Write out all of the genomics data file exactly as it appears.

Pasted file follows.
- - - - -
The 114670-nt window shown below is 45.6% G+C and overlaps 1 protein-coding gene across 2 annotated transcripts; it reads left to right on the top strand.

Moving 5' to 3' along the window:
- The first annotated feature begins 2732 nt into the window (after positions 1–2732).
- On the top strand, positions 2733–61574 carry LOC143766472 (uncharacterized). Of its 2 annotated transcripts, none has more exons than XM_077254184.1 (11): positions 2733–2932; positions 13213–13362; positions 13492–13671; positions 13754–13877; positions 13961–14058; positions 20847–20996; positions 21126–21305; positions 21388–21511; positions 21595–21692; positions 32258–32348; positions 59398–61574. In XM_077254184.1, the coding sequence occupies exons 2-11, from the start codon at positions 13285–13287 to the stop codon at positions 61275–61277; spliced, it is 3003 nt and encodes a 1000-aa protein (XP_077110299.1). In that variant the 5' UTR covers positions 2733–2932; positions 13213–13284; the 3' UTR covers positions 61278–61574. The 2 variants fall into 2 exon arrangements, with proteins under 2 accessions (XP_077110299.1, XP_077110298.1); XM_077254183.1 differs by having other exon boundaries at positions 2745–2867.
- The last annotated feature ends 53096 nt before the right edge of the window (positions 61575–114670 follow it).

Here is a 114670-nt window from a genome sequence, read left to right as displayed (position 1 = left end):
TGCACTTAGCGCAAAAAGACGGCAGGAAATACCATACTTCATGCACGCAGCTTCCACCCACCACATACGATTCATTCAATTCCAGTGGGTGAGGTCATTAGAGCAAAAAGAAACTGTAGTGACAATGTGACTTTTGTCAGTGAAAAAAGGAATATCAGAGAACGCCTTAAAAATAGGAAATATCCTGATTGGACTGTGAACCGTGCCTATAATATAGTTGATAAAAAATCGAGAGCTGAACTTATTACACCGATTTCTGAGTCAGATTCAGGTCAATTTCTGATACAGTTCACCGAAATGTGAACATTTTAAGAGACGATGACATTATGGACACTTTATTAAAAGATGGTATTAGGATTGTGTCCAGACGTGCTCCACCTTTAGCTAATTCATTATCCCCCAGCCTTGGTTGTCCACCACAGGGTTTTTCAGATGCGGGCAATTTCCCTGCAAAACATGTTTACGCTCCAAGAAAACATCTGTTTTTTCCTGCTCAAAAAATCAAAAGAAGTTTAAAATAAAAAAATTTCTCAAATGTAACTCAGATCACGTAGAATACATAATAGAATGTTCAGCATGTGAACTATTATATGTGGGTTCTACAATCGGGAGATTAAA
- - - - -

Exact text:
The 114670-nt window shown below is 45.6% G+C and overlaps 1 protein-coding gene across 2 annotated transcripts; it reads left to right on the top strand.

Moving 5' to 3' along the window:
- The first annotated feature begins 2732 nt into the window (after positions 1–2732).
- On the top strand, positions 2733–61574 carry LOC143766472 (uncharacterized). Of its 2 annotated transcripts, none has more exons than XM_077254184.1 (11): positions 2733–2932; positions 13213–13362; positions 13492–13671; positions 13754–13877; positions 13961–14058; positions 20847–20996; positions 21126–21305; positions 21388–21511; positions 21595–21692; positions 32258–32348; positions 59398–61574. In XM_077254184.1, the coding sequence occupies exons 2-11, from the start codon at positions 13285–13287 to the stop codon at positions 61275–61277; spliced, it is 3003 nt and encodes a 1000-aa protein (XP_077110299.1). In that variant the 5' UTR covers positions 2733–2932; positions 13213–13284; the 3' UTR covers positions 61278–61574. The 2 variants fall into 2 exon arrangements, with proteins under 2 accessions (XP_077110299.1, XP_077110298.1); XM_077254183.1 differs by having other exon boundaries at positions 2745–2867.
- The last annotated feature ends 53096 nt before the right edge of the window (positions 61575–114670 follow it).

Here is a 114670-nt window from a genome sequence, read left to right as displayed (position 1 = left end):
TGCACTTAGCGCAAAAAGACGGCAGGAAATACCATACTTCATGCACGCAGCTTCCACCCACCACATACGATTCATTCAATTCCAGTGGGTGAGGTCATTAGAGCAAAAAGAAACTGTAGTGACAATGTGACTTTTGTCAGTGAAAAAAGGAATATCAGAGAACGCCTTAAAAATAGGAAATATCCTGATTGGACTGTGAACCGTGCCTATAATATAGTTGATAAAAAATCGAGAGCTGAACTTATTACACCGATTTCTGAGTCAGATTCAGGTCAATTTCTGATACAGTTCACCGAAATGTGAACATTTTAAGAGACGATGACATTATGGACACTTTATTAAAAGATGGTATTAGGATTGTGTCCAGACGTGCTCCACCTTTAGCTAATTCATTATCCCCCAGCCTTGGTTGTCCACCACAGGGTTTTTCAGATGCGGGCAATTTCCCTGCAAAACATGTTTACGCTCCAAGAAAACATCTGTTTTTTCCTGCTCAAAAAATCAAAAGAAGTTTAAAATAAAAAAATTTCTCAAATGTAACTCAGATCACGTAGAATACATAATAGAATGTTCAGCATGTGAACTATTATATGTGGGTTCTACAATCGGGAGATTAAA